It has been previously established that photochemical smog occurring in the Pearl River Delta Region (PRD) was associated with stagnant meteorological conditions. However, the photochemical smog (17 July to 20 July 2005) induced by typhoon Haitang was associated with moderate wind speed and nonstagnant meteorological conditions. The dynamic process of this ozone episode was studied using an integrated numerical model, that is, a mesoscale meteorological model and Community Multiscale Air Quality (CMAQ) model. Model performance has been evaluated using both ground-based meteorological and air quality observations. Analysis of simulated wind fields and ozone budget has been performed. This dynamic process is summarized into three physical factors. First, the westerly wind placed Hong Kong directly downwind of the PRD emissions. Second, the convergence of wind flow stimulated a vertical local circulation near the surface layer. This recirculation allowed primary and secondary pollutants to accumulate. Third, the conditions of high air temperature and low humidity resulted in active photochemical reactions. These combined effects resulted in the formation of high ozone in this episode.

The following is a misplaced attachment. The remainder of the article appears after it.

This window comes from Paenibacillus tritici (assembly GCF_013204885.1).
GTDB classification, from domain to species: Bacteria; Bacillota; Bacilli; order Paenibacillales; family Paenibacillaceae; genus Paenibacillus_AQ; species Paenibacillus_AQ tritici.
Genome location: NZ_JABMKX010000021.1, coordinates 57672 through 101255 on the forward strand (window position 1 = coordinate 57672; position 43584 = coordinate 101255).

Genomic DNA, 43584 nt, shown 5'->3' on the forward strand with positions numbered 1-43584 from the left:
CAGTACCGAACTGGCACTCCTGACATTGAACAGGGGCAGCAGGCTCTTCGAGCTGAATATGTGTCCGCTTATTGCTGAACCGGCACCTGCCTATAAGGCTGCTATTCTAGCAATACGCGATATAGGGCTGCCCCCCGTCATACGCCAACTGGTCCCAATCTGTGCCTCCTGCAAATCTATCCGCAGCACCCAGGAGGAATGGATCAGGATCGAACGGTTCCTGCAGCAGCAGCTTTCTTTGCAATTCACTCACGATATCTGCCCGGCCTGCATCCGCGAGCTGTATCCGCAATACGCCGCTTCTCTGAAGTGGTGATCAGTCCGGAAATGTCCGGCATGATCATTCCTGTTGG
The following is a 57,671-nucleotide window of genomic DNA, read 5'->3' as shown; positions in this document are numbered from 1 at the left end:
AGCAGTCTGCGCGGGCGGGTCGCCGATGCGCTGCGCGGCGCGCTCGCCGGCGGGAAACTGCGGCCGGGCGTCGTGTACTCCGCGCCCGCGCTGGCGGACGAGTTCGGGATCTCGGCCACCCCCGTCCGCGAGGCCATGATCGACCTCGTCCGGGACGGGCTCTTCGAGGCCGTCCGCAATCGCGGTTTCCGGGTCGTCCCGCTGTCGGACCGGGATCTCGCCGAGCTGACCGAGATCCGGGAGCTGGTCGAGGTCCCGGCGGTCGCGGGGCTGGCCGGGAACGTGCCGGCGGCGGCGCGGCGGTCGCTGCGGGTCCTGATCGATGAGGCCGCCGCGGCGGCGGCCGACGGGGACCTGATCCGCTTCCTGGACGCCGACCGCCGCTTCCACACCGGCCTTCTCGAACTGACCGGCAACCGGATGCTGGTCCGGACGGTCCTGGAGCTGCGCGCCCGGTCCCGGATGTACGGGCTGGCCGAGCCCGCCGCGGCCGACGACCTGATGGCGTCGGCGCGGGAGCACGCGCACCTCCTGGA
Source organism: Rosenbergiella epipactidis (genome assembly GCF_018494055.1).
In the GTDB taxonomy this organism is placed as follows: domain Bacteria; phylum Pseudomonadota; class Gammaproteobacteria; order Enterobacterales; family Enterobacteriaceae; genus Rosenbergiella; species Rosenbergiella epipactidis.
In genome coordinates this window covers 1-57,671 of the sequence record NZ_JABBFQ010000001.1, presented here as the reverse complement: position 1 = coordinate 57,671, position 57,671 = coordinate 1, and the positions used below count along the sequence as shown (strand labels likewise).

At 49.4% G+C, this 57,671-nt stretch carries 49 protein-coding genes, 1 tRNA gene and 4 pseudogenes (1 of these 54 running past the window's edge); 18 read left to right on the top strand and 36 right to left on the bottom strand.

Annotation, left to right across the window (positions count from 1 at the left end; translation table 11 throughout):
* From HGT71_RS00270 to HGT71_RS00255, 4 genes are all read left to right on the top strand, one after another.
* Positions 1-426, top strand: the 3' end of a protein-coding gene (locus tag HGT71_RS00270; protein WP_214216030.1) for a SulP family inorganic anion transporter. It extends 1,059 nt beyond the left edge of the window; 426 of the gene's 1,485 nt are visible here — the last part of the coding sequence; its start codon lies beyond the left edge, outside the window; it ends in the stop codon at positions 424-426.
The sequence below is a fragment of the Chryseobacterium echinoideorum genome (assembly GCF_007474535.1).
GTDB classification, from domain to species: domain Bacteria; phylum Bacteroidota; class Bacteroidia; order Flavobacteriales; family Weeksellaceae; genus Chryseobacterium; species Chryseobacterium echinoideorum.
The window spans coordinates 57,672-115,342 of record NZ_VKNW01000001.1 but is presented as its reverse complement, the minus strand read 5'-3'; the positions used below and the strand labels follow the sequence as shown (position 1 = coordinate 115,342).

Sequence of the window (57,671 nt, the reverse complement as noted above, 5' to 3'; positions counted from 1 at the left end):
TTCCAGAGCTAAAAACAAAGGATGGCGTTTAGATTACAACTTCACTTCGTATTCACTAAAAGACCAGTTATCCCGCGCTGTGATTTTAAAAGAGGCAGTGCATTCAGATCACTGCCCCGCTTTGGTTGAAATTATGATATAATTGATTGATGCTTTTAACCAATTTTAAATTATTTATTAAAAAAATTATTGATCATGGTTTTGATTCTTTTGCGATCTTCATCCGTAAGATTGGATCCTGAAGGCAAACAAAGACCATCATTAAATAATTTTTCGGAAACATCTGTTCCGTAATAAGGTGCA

ASJC Scopus subject areas
- Atmospheric Science